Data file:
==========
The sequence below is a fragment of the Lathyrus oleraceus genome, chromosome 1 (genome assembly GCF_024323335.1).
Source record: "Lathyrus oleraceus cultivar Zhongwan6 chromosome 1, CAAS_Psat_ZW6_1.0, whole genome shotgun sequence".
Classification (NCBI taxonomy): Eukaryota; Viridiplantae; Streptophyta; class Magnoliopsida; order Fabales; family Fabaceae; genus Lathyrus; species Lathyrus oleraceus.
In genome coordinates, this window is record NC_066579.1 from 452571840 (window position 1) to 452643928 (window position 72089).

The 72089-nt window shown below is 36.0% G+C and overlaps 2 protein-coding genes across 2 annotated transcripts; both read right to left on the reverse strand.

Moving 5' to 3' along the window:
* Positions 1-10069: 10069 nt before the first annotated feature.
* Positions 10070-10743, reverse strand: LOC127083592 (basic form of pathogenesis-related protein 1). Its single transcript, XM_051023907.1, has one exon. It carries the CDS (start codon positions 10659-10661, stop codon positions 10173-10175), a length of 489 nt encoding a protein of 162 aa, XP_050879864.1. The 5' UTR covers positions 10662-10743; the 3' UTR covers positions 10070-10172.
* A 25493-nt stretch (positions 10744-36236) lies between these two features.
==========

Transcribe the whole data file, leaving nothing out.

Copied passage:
The sequence below is a fragment of the Lathyrus oleraceus genome, chromosome 1 (genome assembly GCF_024323335.1).
Source record: "Lathyrus oleraceus cultivar Zhongwan6 chromosome 1, CAAS_Psat_ZW6_1.0, whole genome shotgun sequence".
Classification (NCBI taxonomy): Eukaryota; Viridiplantae; Streptophyta; class Magnoliopsida; order Fabales; family Fabaceae; genus Lathyrus; species Lathyrus oleraceus.
In genome coordinates, this window is record NC_066579.1 from 452571840 (window position 1) to 452643928 (window position 72089).

The 72089-nt window shown below is 36.0% G+C and overlaps 2 protein-coding genes across 2 annotated transcripts; both read right to left on the reverse strand.

Moving 5' to 3' along the window:
* Positions 1-10069: 10069 nt before the first annotated feature.
* Positions 10070-10743, reverse strand: LOC127083592 (basic form of pathogenesis-related protein 1). Its single transcript, XM_051023907.1, has one exon. It carries the CDS (start codon positions 10659-10661, stop codon positions 10173-10175), a length of 489 nt encoding a protein of 162 aa, XP_050879864.1. The 5' UTR covers positions 10662-10743; the 3' UTR covers positions 10070-10172.
* A 25493-nt stretch (positions 10744-36236) lies between these two features.